Effect of cisplatin and ACTH4-9 on neural transport in cisplatin induced neurotoxicity

James W. Russell, Anthony J. Windebank*, Mark A. McNiven, Daniel J. Brat, W. Stephen Brimijoin

*Corresponding author for this work

Research output: Contribution to journalArticlepeer-review

43 Scopus citations

Abstract

Cisplatin causes a dose limiting peripheral neuropathy, however, the biological mechanism by which this occurs is unknown. Murine N1E.115 neuroblastoma cells and neural crest derived pigment cells have similar transport mechanisms to human neural cells and were used to study the effect of cisplatin on cellular transport. Cisplatin reduced both the number and velocity of organelles moving in the anterograde and retrograde direction, compared to control cells. Cisplatin induced inhibition of transport was prevented by the simultaneous administration of ACTH4-9. This analog alone had no effect on N1E.115 organelle, or erythrophore granule, movement. In both N1E.115 and pigment cells cisplatin inhibited transport within 1 h of exposure to the drug. The degree of inhibition did not increase significantly if pigment cells were incubated in cisplatin for 48 h compared to acute exposure. Microtubules in both pigment cells and N1E.115 neurites retained their structural integrity suggesting that factors other than changes in gross microtubule morphology are responsible for cisplatin neurotoxicity. Cisplatin reduces N1E.115 neurite growth after 48 h incubation but this can be prevented by simultaneous use of ACTH4-9. This study demonstrates for the first time that cisplatin and ACTH4-9 affect fast axonal transport by specific mechanisms which appear related to their observed neurotoxic and neuroprotective roles, respectively.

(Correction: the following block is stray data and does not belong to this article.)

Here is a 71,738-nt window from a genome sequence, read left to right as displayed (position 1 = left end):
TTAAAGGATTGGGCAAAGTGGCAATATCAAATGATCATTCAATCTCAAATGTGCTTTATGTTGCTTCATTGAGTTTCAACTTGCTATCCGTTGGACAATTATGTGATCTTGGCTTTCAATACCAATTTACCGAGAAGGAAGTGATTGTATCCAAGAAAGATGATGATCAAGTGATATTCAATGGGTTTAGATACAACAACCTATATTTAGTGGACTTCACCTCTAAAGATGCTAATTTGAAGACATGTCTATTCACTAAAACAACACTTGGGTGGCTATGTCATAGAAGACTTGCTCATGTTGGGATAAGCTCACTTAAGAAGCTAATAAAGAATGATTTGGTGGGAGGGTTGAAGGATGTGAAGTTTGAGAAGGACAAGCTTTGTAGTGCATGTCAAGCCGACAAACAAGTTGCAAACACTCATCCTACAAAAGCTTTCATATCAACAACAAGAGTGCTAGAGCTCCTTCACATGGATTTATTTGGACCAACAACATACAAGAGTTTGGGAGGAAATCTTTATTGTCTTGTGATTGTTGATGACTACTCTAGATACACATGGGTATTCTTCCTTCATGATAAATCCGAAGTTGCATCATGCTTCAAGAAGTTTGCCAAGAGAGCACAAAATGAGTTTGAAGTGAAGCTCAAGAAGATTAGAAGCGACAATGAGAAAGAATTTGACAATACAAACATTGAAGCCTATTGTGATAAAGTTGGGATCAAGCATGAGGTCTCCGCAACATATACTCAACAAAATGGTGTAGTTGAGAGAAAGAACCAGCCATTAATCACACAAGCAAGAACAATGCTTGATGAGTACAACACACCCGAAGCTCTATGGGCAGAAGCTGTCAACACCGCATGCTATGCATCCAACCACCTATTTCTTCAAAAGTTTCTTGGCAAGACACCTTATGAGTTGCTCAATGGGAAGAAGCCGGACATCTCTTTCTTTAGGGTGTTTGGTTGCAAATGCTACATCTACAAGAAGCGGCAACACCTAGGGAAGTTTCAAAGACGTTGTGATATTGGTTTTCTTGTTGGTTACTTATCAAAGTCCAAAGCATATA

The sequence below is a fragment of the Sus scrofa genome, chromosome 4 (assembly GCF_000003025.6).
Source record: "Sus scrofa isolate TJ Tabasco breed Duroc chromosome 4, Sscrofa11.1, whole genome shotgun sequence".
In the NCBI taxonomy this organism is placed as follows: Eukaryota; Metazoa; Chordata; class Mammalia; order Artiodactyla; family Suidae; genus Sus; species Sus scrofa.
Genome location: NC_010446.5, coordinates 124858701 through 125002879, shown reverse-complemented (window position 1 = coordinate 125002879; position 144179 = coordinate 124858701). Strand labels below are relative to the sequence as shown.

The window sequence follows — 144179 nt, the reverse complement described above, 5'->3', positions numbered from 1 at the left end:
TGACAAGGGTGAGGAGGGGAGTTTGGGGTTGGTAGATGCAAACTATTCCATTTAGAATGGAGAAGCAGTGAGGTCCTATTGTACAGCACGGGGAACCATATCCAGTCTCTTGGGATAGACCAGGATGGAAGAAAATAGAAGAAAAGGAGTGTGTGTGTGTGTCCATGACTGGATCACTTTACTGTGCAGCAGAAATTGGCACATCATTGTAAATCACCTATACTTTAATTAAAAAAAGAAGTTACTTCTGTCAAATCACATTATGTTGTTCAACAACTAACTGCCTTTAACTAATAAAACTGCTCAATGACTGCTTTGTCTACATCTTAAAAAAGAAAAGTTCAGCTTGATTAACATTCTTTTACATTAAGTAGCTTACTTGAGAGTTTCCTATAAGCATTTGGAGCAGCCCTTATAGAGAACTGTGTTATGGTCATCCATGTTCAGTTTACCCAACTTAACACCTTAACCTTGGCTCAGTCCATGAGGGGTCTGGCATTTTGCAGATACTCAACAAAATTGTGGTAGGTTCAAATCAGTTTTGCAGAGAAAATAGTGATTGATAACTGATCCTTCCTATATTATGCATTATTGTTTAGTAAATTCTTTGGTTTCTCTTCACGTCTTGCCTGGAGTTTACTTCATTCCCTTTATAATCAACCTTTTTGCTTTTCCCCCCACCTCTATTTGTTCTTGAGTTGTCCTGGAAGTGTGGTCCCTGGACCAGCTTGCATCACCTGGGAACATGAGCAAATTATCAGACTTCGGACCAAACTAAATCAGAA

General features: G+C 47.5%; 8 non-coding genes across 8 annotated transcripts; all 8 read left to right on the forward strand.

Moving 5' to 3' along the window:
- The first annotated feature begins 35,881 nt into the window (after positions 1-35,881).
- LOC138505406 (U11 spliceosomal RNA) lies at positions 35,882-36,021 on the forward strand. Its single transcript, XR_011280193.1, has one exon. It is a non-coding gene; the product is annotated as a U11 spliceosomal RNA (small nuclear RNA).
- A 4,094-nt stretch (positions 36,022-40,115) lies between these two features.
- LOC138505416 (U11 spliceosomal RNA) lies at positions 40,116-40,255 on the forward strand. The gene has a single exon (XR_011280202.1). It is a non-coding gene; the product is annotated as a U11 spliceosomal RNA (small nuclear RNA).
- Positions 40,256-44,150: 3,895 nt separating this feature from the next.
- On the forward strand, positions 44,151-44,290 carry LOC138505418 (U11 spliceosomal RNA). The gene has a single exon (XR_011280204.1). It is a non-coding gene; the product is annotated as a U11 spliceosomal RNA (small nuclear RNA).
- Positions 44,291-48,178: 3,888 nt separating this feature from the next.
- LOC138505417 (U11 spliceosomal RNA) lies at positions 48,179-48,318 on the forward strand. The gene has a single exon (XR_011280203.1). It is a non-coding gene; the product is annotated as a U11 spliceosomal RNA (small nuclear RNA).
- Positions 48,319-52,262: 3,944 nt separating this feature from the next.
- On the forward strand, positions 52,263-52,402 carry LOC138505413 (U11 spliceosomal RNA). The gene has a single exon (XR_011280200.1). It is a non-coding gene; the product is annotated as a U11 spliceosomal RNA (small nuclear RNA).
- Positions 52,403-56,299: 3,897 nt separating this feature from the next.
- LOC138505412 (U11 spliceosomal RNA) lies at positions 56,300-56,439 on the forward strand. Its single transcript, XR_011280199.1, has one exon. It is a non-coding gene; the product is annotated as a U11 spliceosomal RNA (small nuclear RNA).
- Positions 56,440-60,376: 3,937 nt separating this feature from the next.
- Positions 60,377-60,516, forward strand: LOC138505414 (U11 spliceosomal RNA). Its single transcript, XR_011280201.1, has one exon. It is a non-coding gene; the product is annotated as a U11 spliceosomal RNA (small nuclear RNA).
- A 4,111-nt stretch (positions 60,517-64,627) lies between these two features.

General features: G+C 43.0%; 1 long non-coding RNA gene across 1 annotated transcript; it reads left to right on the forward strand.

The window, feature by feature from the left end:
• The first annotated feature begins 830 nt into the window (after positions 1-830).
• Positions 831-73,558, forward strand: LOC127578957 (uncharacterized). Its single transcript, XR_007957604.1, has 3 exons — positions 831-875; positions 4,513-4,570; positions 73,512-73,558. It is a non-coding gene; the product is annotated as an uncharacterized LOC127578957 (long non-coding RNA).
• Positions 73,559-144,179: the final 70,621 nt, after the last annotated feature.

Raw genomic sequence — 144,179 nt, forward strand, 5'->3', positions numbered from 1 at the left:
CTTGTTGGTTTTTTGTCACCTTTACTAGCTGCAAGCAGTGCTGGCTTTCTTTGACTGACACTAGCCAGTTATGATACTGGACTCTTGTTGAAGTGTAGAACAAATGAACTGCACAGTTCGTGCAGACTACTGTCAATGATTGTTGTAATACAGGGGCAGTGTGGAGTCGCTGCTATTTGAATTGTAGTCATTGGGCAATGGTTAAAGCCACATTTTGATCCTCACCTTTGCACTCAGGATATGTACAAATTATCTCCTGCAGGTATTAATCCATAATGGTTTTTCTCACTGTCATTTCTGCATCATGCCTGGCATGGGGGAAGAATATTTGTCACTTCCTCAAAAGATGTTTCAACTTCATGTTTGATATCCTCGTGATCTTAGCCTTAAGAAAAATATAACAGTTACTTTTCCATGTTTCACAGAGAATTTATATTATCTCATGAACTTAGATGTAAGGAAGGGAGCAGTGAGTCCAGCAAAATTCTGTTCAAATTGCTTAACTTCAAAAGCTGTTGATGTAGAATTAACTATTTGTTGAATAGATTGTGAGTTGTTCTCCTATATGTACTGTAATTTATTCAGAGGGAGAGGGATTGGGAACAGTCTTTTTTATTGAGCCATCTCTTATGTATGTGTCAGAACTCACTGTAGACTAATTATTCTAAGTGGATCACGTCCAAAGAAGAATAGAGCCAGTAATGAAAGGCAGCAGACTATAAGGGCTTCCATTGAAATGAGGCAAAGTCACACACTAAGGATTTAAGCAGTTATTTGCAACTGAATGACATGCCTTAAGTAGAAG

Original languageEnglish (US)
Pages (from-to)258-267
Number of pages10
JournalBrain Research
Volume676
Issue number2
DOIs
StatePublished - Apr 10 1995

ASJC Scopus subject areas

  • Neuroscience(all)
  • Molecular Biology
  • Developmental Biology
  • Clinical Neurology

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